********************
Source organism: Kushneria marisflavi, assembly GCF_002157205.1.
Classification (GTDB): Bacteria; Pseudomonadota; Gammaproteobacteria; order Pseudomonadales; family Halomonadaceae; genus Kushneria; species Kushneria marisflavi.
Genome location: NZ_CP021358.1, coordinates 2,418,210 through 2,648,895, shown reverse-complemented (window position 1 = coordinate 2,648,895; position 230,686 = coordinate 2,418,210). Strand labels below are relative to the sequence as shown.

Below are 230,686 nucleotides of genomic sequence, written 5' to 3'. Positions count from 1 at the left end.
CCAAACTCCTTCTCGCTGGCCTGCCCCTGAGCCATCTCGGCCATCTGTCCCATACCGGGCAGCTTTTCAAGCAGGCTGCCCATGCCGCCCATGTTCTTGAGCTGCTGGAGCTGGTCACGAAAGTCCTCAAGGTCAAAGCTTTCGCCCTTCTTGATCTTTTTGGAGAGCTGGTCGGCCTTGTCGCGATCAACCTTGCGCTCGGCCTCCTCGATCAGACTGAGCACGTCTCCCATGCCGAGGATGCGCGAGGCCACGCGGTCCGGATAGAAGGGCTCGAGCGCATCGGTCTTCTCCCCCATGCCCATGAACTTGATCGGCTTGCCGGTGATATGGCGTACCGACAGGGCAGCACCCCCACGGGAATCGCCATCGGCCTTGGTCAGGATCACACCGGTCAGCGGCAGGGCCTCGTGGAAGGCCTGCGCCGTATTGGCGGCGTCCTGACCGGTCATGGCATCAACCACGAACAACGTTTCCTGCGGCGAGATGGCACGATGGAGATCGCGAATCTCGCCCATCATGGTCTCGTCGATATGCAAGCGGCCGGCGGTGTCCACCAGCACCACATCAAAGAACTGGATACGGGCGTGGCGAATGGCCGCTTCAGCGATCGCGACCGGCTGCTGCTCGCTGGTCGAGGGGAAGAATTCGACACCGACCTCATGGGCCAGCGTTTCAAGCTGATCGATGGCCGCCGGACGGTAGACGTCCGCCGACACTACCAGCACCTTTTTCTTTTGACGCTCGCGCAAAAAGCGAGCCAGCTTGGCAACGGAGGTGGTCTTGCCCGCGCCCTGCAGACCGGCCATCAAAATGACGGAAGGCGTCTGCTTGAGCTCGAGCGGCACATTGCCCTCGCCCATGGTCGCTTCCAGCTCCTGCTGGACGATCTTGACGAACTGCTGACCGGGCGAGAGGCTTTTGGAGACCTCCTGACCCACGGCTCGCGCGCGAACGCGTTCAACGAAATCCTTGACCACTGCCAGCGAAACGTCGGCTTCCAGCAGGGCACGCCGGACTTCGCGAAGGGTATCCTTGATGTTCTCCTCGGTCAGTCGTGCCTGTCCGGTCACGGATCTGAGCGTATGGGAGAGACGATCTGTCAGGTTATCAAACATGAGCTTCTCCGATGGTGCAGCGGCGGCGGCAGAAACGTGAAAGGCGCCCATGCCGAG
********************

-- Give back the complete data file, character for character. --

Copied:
Source organism: Kushneria marisflavi, assembly GCF_002157205.1.
Classification (GTDB): Bacteria; Pseudomonadota; Gammaproteobacteria; order Pseudomonadales; family Halomonadaceae; genus Kushneria; species Kushneria marisflavi.
Genome location: NZ_CP021358.1, coordinates 2,418,210 through 2,648,895, shown reverse-complemented (window position 1 = coordinate 2,648,895; position 230,686 = coordinate 2,418,210). Strand labels below are relative to the sequence as shown.

Below are 230,686 nucleotides of genomic sequence, written 5' to 3'. Positions count from 1 at the left end.
CCAAACTCCTTCTCGCTGGCCTGCCCCTGAGCCATCTCGGCCATCTGTCCCATACCGGGCAGCTTTTCAAGCAGGCTGCCCATGCCGCCCATGTTCTTGAGCTGCTGGAGCTGGTCACGAAAGTCCTCAAGGTCAAAGCTTTCGCCCTTCTTGATCTTTTTGGAGAGCTGGTCGGCCTTGTCGCGATCAACCTTGCGCTCGGCCTCCTCGATCAGACTGAGCACGTCTCCCATGCCGAGGATGCGCGAGGCCACGCGGTCCGGATAGAAGGGCTCGAGCGCATCGGTCTTCTCCCCCATGCCCATGAACTTGATCGGCTTGCCGGTGATATGGCGTACCGACAGGGCAGCACCCCCACGGGAATCGCCATCGGCCTTGGTCAGGATCACACCGGTCAGCGGCAGGGCCTCGTGGAAGGCCTGCGCCGTATTGGCGGCGTCCTGACCGGTCATGGCATCAACCACGAACAACGTTTCCTGCGGCGAGATGGCACGATGGAGATCGCGAATCTCGCCCATCATGGTCTCGTCGATATGCAAGCGGCCGGCGGTGTCCACCAGCACCACATCAAAGAACTGGATACGGGCGTGGCGAATGGCCGCTTCAGCGATCGCGACCGGCTGCTGCTCGCTGGTCGAGGGGAAGAATTCGACACCGACCTCATGGGCCAGCGTTTCAAGCTGATCGATGGCCGCCGGACGGTAGACGTCCGCCGACACTACCAGCACCTTTTTCTTTTGACGCTCGCGCAAAAAGCGAGCCAGCTTGGCAACGGAGGTGGTCTTGCCCGCGCCCTGCAGACCGGCCATCAAAATGACGGAAGGCGTCTGCTTGAGCTCGAGCGGCACATTGCCCTCGCCCATGGTCGCTTCCAGCTCCTGCTGGACGATCTTGACGAACTGCTGACCGGGCGAGAGGCTTTTGGAGACCTCCTGACCCACGGCTCGCGCGCGAACGCGTTCAACGAAATCCTTGACCACTGCCAGCGAAACGTCGGCTTCCAGCAGGGCACGCCGGACTTCGCGAAGGGTATCCTTGATGTTCTCCTCGGTCAGTCGTGCCTGTCCGGTCACGGATCTGAGCGTATGGGAGAGACGATCTGTCAGGTTATCAAACATGAGCTTCTCCGATGGTGCAGCGGCGGCGGCAGAAACGTGAAAGGCGCCCATGCCGAG